Follow Ups | Post Followup | Back to Discussion Board | VegSource
See spam or
inappropriate posts?
Please let us know.

From: TSS ()
Subject: US mad cow test results may take two weeks - USDA
Date: June 12, 2005 at 4:56 am PST

US mad cow test results may take two weeks - USDA

Sat June 11, 2005 6:36 PM GMT-04:00
By Randy Fabi

WASHINGTON (Reuters) - The U.S. Agriculture Department may need up to two weeks to determine if a suspect older animal was infected with mad cow disease, the department's chief veterinarian told Reuters on Saturday.

John Clifford, the USDA's top veterinarian, said tests will be carried out at the USDA laboratory in Ames, Iowa, and at an internationally known facility in Weybridge, England, to determine if the animal is infected.

The USDA reported late on Friday that an animal tested positive for the brain-wasting disease, reigniting fears that foreign countries would shun U.S. beef again.

The government said the suspect animal, first tested in November, did not enter the human food or livestock feed supply because it was unable to walk when delivered for slaughter.

The only confirmed U.S. case of bovine spongiform encephalopathy (BSE), or mad cow disease, was found in December 2003 in a Washington state dairy cow. The discovery halted billions of dollars worth of American beef exports.

Clifford said USDA scientists were drawing up a detailed testing plan for the suspect animal. A decision on exactly how many tests, and what types, was expected by late next week, he said.

"We want to make sure that everybody agrees on the tests that should be done," Clifford said in an interview.

A key first step, he said, is for the USDA to conduct additional analyzes on the animal's remaining brain sample to ensure that enough tissue was still available for testing in England. Only 12.5 grams (0.4 ounces) of the animal's brain remained, he said.

Several tests ranging in sophistication can determine mad cow disease, and some require a larger amount of brain tissue.

The USDA was mulling whether to wait and make only one announcement when all the tests were complete, a process that could take up to two weeks, Clifford said.

Clifford declined to say where the animal was slaughtered or give details about its sex or breed. "We are not ready to divulge that information," he said.


The senior Democrat on the House Appropriations subcommittee on agriculture, Rep. Rosa DeLauro of Connecticut, urged the USDA to implement stronger safeguards to protect consumers and cattle from mad cow disease.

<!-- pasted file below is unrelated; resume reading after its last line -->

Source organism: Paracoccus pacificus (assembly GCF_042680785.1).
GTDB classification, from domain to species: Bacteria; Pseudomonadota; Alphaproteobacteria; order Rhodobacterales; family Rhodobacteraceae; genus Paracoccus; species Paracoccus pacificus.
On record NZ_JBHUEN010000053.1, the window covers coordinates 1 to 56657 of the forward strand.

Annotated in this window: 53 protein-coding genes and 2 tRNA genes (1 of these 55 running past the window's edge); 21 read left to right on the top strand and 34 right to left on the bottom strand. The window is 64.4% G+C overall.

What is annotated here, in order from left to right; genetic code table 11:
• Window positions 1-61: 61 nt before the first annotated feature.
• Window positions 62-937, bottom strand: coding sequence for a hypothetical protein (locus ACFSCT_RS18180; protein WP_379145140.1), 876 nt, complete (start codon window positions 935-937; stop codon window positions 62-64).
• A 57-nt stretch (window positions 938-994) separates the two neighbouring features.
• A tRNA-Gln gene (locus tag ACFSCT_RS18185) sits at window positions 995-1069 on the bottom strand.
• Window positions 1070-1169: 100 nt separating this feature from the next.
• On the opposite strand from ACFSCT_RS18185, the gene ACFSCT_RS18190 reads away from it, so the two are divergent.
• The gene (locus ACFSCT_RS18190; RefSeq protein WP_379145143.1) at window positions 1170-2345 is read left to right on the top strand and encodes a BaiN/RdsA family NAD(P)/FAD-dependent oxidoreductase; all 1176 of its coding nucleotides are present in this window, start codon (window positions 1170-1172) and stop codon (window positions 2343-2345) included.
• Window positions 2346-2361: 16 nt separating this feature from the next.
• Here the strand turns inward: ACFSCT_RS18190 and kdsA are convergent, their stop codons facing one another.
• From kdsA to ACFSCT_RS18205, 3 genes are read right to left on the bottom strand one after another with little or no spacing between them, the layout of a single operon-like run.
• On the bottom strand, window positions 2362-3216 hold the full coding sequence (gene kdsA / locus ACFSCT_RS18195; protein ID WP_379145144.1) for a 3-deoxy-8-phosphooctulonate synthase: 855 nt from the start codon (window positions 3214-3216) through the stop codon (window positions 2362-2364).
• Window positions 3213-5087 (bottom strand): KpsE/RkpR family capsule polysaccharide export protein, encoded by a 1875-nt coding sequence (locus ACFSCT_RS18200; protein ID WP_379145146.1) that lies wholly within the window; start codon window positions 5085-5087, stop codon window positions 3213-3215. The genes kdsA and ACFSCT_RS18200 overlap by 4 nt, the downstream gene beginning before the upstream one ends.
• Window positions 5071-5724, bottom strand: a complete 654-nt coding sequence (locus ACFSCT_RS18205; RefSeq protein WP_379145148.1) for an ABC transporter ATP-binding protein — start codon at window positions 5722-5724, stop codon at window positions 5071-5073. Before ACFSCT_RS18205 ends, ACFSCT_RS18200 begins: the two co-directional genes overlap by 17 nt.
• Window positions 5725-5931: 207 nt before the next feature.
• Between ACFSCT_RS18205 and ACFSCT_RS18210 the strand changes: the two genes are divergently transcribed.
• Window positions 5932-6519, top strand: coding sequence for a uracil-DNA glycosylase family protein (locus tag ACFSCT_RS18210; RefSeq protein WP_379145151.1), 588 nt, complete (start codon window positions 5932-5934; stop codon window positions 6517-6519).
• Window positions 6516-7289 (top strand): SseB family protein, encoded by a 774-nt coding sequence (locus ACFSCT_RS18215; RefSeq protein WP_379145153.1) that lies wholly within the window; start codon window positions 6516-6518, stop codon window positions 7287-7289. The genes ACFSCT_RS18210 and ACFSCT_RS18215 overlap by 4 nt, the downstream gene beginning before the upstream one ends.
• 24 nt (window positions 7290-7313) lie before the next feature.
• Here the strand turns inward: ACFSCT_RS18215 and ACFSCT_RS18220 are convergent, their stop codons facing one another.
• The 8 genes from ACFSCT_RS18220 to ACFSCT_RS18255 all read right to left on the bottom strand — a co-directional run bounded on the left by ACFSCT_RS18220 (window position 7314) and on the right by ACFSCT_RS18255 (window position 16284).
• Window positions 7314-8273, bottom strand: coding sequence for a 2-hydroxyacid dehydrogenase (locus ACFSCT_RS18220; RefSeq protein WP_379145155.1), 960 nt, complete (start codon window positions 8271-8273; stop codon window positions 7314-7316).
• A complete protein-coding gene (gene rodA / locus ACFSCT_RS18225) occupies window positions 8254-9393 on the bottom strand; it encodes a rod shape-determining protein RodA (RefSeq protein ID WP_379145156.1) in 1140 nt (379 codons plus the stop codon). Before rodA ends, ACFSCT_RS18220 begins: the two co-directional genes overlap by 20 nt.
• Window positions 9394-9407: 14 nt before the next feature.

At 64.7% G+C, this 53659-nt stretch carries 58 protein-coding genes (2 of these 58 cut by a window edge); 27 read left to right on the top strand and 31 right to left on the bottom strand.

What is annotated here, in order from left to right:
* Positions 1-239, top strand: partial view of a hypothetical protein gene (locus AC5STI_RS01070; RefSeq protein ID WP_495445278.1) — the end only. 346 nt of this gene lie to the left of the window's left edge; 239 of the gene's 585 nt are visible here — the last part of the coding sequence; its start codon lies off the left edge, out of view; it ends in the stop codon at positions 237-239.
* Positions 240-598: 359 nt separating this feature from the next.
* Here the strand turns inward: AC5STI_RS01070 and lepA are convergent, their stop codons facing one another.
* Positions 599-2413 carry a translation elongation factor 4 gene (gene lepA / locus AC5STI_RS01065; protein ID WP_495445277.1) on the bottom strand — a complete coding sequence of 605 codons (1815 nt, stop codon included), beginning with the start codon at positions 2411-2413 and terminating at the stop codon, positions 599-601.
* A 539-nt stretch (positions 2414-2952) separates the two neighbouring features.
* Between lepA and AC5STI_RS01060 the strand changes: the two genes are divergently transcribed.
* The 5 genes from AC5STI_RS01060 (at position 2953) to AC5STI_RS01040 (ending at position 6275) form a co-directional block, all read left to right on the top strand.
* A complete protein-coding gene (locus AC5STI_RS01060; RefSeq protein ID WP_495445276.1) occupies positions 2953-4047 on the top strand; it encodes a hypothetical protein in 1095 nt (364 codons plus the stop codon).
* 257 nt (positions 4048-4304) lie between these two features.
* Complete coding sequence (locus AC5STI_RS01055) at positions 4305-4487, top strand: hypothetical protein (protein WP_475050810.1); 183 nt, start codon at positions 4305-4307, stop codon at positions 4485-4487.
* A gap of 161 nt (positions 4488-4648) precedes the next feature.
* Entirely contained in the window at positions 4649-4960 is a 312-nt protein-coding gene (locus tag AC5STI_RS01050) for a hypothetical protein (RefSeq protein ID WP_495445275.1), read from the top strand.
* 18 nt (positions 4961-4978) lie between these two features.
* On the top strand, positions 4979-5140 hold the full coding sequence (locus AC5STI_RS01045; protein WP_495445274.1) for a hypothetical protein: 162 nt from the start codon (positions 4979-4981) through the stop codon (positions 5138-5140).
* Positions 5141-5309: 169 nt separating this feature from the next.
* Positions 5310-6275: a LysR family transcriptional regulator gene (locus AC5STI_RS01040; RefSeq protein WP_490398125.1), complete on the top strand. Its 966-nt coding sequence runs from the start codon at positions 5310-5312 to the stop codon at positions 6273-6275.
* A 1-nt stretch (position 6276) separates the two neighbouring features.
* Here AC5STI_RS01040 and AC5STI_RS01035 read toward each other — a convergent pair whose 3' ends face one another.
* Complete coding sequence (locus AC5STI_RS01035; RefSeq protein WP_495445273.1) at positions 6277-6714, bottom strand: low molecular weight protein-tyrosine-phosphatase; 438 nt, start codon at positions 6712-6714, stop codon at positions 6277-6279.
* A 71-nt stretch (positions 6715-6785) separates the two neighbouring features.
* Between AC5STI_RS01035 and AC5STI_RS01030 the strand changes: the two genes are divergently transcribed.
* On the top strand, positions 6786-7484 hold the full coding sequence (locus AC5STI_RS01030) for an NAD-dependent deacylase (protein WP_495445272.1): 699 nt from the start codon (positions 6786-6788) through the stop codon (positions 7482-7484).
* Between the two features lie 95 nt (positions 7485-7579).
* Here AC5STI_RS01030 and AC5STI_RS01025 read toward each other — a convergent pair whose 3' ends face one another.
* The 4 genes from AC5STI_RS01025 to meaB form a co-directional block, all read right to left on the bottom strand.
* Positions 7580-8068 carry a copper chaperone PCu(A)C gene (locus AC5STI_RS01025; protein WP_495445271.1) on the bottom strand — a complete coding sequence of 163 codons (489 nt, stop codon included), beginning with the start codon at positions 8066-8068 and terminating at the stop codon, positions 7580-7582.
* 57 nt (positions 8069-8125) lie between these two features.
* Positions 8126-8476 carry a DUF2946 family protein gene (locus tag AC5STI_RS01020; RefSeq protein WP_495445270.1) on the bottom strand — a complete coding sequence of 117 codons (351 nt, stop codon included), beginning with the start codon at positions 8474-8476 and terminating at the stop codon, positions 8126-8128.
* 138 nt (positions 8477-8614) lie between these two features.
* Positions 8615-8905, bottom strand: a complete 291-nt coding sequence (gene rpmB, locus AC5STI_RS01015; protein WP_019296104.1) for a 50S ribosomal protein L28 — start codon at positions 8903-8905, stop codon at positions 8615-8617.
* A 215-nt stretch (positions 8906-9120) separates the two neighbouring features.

"The possibility of a second case of mad cow in America raises concerns over the integrity of our cattle," she said in a statement.

USDA spokesman Ed Loyd said department scientists were already at work.

"We are running it through again to ensure the results," Loyd said. "We want to also ensure we send samples to Weybridge that are adequate enough for them to conduct appropriate testing that allows for a valid result."

Washington has informed all of its agricultural attaches with U.S. embassies around the world about the suspect animal.

"Certainly an important part of what we do over the next few days will be to keep all of our trading partners informed of our progress," Loyd said.

Agriculture Secretary Mike Johanns, who announced the possible mad cow disease on Friday evening, said the incident should not impact U.S. beef trade. Since becoming chief of the USDA earlier this year, Johanns has repeatedly said that his top priority is to restore American beef export trade.

USDA officials have been pressing for resumed purchases of American beef by Japan and South Korea, which suspended purchases in December 2003.

Before its ban, Japan was the No. 1 beef market for the United States, buying $1.4 billion annually. South Korea was its third-largest market.

The Japanese government agreed in principle in October to resume beef imports from American cattle aged 20 months or younger, but insisted shipments would not resume until its independent commission declared U.S. beef was safe to eat.

Current negotiations with South Korea center on beef from animals under 30 months.

The USDA said the suspect animal's brain tested positive for BSE in a rapid, preliminary test in November. When immediately retested with more sophisticated technology, it was found free of the disease.

But the USDA's inspector general asked scientists on Wednesday to retest the animal using a third kind of technology known as the "Western blot" test. The animal tested positive late on Friday.

The Western blot test was requested by a consumer group in February, which said it was the most definitive test available.;:42ac06e3:7561885da5ab7671?type=topNews&localeKey=en_CA&storyID=8763427

JOHANNs should be put out to pasture with the rest of the
ones that helped cover this up. JOHANNs should step down.
THIS was criminal, along with the Canadian beef
that was o.k.'d to be illegally imported into the USA,
and along with the stumbling and staggering TEXAS cow
that was never tested at all. THIS is a blatant cover up
of industrial proportions, and I am not to sure to trust them
on the other inconclusives, even if they did claim there
were WB used on them. I would like to see all three inconclusives
retested at Weybridge. ...

> US mad cow test results may take two weeks - USDA

AFTER waiting some 6 months for a confirmation, after being lied too,
whats two more weeks.

SEC. JOHANNS states;

"And as you know, now nearly a year ago or maybe even more than a
year ago we started a very aggressive surveillance system. During that
surveillance process we have had three inconclusives on rapid tests.
It's a rapid test that is done, and there were three inconclusives.
Each was then followed up with an IHC test. Each confirmatory IHC test
was negative.The Inspector General, in reviewing our surveillance
system that we have in place, decided to retest with a second
confirmatory test which is called the Western Blot. We have received
test results showing a positive on one animal for the Western Blot."...

[translation: we have had three positives on rapid BioRad tests. It's